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Hike Guide: Endless Wall Trail, New River Gorge National Park

If you take away nothing else from this page: please follow the 7 principles of Leave No Trace whenever hiking (and all the time, actually – most are pretty good general life tips, too):

  • Plan ahead and prepare
  • Travel and camp on durable surfaces
  • Dispose of waste properly
  • Leave what you find
  • Minimize campfire impacts
  • Respect wildlife
  • Be considerate of other visitors

Now, on to the hike. Here are the quick facts:

  • Where: New River Gorge National Park, West Virginia
  • More specifically, where: there are 2 trailheads that are 0.5 miles apart along Lansing-Edmond Road (Route 82)
  • Distance and elevation: 2.3 miles (3.7 km) from trailhead to trailhead but 2.8 miles (4.5 km) if you walk along the road to make a true loop with 275 feet (85 meters) of elevation gain
  • Highest point: 1,938 feet (590 meters)
  • Why you should hike this trail: a very easy, family-friendly trail that gives the best view in the park: Diamond Point. Also some fun ladders for those looking for some adventure or climbing.
  • Fee or permit? Yes – National Park entry fee
  • Best time of year: April – October but this trail can be done any time of year. Expect snow in winter.
The view from Diamond Point

Tips

  • The parking lot at Fern Creek trailhead, the first one you’ll pass, is small. Try to park here but continue on to the Nuttall lot, 0.5 miles down the road, if there are no spots.
  • There are lots and lots of side trails that pop out to the rim of the gorge. Most are unmarked and not worth it. The one to Diamond Point is the best and there is a sign for it that you can’t miss.
  • While it is a family-friendly hike, there are sheer drop-offs especially around Diamond Point. Be careful with children.
  • Don’t miss the ladders! You’ll find the side trails for these along the stretch from Diamond Point to the Nuttall parking lot and they are marked with “Climber’s Access” signs.

The details

The parking lots and trail map

To get to the trailheads, you’ll turn south onto Lansing-Edmond Road (Route 18) from Route 19, the main highway to the park. You can also get to Lansing-Edmond Road from the nearby Visitor Center but the most straightforward way is from Route 19. About 1.25 miles from the highway you’ll come to the the Fern Creek trailhead/parking lot. There aren’t many spots, so if it’s full you can continue 0.5 miles down the road to the larger Nuttall parking lot.

You can go from either trailhead to Diamond Point and back for a little over a 2-mile RT hike if you’re short on time or don’t care to do the full loop. If you want to do the full loop, you’ll hike 2.3 miles to the other trailhead and 0.5 miles back to your car along Lansing-Edmond Road. This is a two-way trail the whole way so it really doesn’t matter which one you start at if doing the loop. You’ll have little elevation gain and loss and the views are generally the same. The differences worth mentioning:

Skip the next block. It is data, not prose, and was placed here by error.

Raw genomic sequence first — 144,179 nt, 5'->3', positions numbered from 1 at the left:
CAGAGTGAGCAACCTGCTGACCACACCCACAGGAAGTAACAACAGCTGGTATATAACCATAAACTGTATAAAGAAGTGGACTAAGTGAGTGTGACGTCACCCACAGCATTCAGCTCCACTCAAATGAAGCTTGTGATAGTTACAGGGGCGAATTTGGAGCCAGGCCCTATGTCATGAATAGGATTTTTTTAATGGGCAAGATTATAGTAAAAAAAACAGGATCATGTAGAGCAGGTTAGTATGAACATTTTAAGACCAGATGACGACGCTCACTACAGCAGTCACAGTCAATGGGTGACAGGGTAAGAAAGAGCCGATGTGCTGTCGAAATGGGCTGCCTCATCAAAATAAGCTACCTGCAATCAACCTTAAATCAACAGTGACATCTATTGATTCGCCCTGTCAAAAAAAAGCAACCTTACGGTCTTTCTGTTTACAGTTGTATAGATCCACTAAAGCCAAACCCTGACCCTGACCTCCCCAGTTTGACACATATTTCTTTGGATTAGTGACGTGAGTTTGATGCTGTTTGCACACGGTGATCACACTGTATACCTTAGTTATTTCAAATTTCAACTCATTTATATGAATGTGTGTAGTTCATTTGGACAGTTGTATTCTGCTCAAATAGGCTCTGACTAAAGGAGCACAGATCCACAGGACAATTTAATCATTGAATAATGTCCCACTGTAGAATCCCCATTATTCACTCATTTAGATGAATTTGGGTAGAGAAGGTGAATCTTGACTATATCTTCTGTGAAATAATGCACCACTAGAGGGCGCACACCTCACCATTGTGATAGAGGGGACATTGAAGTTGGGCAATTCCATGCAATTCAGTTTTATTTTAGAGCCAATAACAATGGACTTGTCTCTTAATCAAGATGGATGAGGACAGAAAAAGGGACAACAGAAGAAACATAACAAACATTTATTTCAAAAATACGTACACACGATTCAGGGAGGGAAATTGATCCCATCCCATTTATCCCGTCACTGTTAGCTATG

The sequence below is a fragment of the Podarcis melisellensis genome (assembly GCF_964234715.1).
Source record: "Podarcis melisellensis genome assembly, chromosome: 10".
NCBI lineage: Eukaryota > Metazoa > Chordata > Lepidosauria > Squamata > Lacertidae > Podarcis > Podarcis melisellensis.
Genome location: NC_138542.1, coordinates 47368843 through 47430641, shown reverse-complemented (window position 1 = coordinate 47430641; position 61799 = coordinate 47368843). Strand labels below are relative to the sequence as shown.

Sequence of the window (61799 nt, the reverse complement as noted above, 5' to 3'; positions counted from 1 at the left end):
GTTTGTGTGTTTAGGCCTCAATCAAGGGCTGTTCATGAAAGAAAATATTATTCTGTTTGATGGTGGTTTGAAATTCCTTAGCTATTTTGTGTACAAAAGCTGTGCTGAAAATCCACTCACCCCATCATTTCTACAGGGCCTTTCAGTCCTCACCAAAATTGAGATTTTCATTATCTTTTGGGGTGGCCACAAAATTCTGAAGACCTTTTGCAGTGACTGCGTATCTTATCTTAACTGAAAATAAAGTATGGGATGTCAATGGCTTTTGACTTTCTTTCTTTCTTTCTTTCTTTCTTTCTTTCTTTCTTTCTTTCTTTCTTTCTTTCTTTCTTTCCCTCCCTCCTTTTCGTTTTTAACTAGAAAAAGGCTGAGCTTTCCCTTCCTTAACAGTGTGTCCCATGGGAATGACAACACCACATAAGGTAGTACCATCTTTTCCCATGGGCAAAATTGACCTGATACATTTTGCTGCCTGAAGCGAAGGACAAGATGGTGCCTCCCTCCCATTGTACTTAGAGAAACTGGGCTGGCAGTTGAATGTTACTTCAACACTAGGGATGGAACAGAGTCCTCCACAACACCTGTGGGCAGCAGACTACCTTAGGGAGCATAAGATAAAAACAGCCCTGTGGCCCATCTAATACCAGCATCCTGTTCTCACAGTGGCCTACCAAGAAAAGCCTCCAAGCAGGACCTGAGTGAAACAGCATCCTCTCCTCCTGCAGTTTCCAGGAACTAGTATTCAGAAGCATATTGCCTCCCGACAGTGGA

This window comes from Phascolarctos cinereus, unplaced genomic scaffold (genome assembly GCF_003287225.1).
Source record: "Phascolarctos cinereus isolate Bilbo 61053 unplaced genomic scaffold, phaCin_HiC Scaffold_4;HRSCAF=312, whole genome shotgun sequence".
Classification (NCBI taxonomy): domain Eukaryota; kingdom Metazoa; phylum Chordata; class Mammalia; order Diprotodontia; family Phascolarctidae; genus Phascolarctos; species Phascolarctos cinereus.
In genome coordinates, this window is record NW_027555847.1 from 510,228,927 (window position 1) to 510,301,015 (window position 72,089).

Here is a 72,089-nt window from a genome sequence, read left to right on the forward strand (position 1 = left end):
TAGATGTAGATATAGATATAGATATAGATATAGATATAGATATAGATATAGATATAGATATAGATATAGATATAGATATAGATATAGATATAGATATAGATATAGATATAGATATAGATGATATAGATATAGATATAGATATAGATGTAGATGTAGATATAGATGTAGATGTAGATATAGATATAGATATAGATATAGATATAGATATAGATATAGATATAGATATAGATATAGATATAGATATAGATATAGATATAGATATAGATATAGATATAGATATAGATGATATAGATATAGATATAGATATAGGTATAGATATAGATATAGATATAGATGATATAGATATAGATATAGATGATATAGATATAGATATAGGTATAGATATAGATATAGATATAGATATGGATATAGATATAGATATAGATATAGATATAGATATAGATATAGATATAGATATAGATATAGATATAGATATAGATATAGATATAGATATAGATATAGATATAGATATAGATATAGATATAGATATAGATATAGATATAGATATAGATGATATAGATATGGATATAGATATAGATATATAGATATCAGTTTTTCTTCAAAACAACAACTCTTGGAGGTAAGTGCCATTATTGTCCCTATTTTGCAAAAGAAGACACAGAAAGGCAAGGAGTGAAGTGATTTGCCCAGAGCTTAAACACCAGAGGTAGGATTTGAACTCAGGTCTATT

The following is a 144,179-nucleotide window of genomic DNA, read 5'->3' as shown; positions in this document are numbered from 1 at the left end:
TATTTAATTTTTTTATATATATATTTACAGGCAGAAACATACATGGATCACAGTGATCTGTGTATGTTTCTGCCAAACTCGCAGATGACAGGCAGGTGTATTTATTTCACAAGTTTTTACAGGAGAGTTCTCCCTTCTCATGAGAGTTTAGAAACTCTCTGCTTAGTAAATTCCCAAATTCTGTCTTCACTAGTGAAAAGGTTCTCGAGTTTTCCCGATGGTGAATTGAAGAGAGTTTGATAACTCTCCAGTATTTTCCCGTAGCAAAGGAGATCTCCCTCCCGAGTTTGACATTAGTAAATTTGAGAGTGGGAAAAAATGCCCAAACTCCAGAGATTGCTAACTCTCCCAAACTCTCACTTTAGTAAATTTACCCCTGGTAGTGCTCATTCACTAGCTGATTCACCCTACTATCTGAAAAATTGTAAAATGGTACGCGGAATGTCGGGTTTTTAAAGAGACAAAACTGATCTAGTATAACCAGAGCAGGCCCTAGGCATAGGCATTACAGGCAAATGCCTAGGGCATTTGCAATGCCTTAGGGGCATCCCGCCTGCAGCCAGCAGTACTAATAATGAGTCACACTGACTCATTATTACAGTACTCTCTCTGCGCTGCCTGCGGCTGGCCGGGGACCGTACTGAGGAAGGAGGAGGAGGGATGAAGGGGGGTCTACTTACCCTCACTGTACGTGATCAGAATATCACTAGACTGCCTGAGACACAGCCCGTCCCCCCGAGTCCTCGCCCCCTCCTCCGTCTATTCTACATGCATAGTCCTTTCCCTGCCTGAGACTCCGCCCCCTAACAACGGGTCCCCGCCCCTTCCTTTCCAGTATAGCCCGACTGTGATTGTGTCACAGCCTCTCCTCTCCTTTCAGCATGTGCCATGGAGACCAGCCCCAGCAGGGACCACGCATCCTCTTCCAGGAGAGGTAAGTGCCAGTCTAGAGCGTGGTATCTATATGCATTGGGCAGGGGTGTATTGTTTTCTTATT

• The Fern Creek crossing between the Fern Creek trailhead and Diamond Point
  • There are more trails that shoot out to the gorge rim between Fern Creek and Diamond Point, but we didn’t find them worth it
  • The ladders on the stretch between Diamond Point and the Nuttall lot (more on that below)

Since we started at the Fern Creek trailhead, this guide will detail the hike starting there in a counter-clockwise route. Almost all of this hike is under the canopy, which is great in hot weather as you’re covered from the sun. The first mile to Diamond Point consists of lots of roots and a crossing of the Fern Creek (you don’t need to get your feet wet).

Diamond Point

The best part of this hike is the view from Diamond Point. It’s almost exactly halfway, or just over a mile, from either trailhead. There is a big sign pointing you to the short trail that leads out to Diamond Point, where you’ll get a straight-on view looking down the gorge:

If you’re standing like I am in the picture above, you’ll have this view to your left:

You might be able to spot Amanda on the left side. Where she’s standing is a great vantage point to take a photo of someone standing at the edge of Diamond Point. If you have a tripod and timer, multiple people in your group, or someone else is willing to take your picture, try to get a shot from over there.

Amanda on Diamond Point

After you’ve spent some time admiring the views from Diamond Point, you can head back the way you came or continue the loop. On the stretch between Diamond Point and the Nuttall lot are a couple areas clearly marked with signs that say “Climbing Access.” These are very short side trails that lead to my favorite part of this hike: the ladders.

The pictures above are from 2 different areas and you can explore the ladders in an extra 10-15 minutes. Once you get to the Nuttall parking lot, hang a left and walk along the road for about a half mile and you’ll be back at your car.

This is one of the top “easy with a great view” hikes in the country. You can do it in about an hour if you’re just going to Diamond Point and back but I think you’re missing out if you skip the ladders.

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